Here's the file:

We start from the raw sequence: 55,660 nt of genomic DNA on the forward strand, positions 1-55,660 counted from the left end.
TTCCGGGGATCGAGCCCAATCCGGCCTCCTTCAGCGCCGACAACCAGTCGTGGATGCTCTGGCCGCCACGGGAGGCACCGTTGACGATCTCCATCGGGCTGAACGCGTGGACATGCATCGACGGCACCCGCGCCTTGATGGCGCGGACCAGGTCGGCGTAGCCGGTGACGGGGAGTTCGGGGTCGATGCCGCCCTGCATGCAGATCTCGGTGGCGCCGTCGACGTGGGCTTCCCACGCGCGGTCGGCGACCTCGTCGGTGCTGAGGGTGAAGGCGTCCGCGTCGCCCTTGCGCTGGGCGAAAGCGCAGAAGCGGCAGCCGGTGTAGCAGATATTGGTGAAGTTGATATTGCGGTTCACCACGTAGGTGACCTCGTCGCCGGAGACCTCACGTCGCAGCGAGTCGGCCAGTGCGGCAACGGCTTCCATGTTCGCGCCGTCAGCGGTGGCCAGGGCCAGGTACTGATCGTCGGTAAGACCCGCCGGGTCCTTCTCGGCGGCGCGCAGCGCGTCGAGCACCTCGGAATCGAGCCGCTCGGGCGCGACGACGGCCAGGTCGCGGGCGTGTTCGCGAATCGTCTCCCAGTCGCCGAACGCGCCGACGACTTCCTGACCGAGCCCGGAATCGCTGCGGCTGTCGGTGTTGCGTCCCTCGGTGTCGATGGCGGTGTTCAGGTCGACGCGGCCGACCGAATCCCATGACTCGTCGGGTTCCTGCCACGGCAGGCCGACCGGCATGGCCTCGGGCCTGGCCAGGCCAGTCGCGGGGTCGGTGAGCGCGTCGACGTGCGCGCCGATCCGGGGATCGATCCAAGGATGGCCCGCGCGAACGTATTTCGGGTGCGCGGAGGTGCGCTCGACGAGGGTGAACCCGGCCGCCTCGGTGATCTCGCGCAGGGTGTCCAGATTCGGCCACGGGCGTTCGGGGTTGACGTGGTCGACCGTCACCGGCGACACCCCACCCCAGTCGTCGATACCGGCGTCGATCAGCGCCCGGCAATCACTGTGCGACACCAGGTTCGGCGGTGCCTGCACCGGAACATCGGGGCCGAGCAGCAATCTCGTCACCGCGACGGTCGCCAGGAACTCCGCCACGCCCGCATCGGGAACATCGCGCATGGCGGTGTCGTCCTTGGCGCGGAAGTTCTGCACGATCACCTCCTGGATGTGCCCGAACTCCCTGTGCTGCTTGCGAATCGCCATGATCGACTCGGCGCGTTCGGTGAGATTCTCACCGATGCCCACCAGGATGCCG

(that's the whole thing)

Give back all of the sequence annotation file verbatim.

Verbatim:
We start from the raw sequence: 55,660 nt of genomic DNA on the forward strand, positions 1-55,660 counted from the left end.
TTCCGGGGATCGAGCCCAATCCGGCCTCCTTCAGCGCCGACAACCAGTCGTGGATGCTCTGGCCGCCACGGGAGGCACCGTTGACGATCTCCATCGGGCTGAACGCGTGGACATGCATCGACGGCACCCGCGCCTTGATGGCGCGGACCAGGTCGGCGTAGCCGGTGACGGGGAGTTCGGGGTCGATGCCGCCCTGCATGCAGATCTCGGTGGCGCCGTCGACGTGGGCTTCCCACGCGCGGTCGGCGACCTCGTCGGTGCTGAGGGTGAAGGCGTCCGCGTCGCCCTTGCGCTGGGCGAAAGCGCAGAAGCGGCAGCCGGTGTAGCAGATATTGGTGAAGTTGATATTGCGGTTCACCACGTAGGTGACCTCGTCGCCGGAGACCTCACGTCGCAGCGAGTCGGCCAGTGCGGCAACGGCTTCCATGTTCGCGCCGTCAGCGGTGGCCAGGGCCAGGTACTGATCGTCGGTAAGACCCGCCGGGTCCTTCTCGGCGGCGCGCAGCGCGTCGAGCACCTCGGAATCGAGCCGCTCGGGCGCGACGACGGCCAGGTCGCGGGCGTGTTCGCGAATCGTCTCCCAGTCGCCGAACGCGCCGACGACTTCCTGACCGAGCCCGGAATCGCTGCGGCTGTCGGTGTTGCGTCCCTCGGTGTCGATGGCGGTGTTCAGGTCGACGCGGCCGACCGAATCCCATGACTCGTCGGGTTCCTGCCACGGCAGGCCGACCGGCATGGCCTCGGGCCTGGCCAGGCCAGTCGCGGGGTCGGTGAGCGCGTCGACGTGCGCGCCGATCCGGGGATCGATCCAAGGATGGCCCGCGCGAACGTATTTCGGGTGCGCGGAGGTGCGCTCGACGAGGGTGAACCCGGCCGCCTCGGTGATCTCGCGCAGGGTGTCCAGATTCGGCCACGGGCGTTCGGGGTTGACGTGGTCGACCGTCACCGGCGACACCCCACCCCAGTCGTCGATACCGGCGTCGATCAGCGCCCGGCAATCACTGTGCGACACCAGGTTCGGCGGTGCCTGCACCGGAACATCGGGGCCGAGCAGCAATCTCGTCACCGCGACGGTCGCCAGGAACTCCGCCACGCCCGCATCGGGAACATCGCGCATGGCGGTGTCGTCCTTGGCGCGGAAGTTCTGCACGATCACCTCCTGGATGTGCCCGAACTCCCTGTGCTGCTTGCGAATCGCCATGATCGACTCGGCGCGTTCGGTGAGATTCTCACCGATGCCCACCAGGATGCCG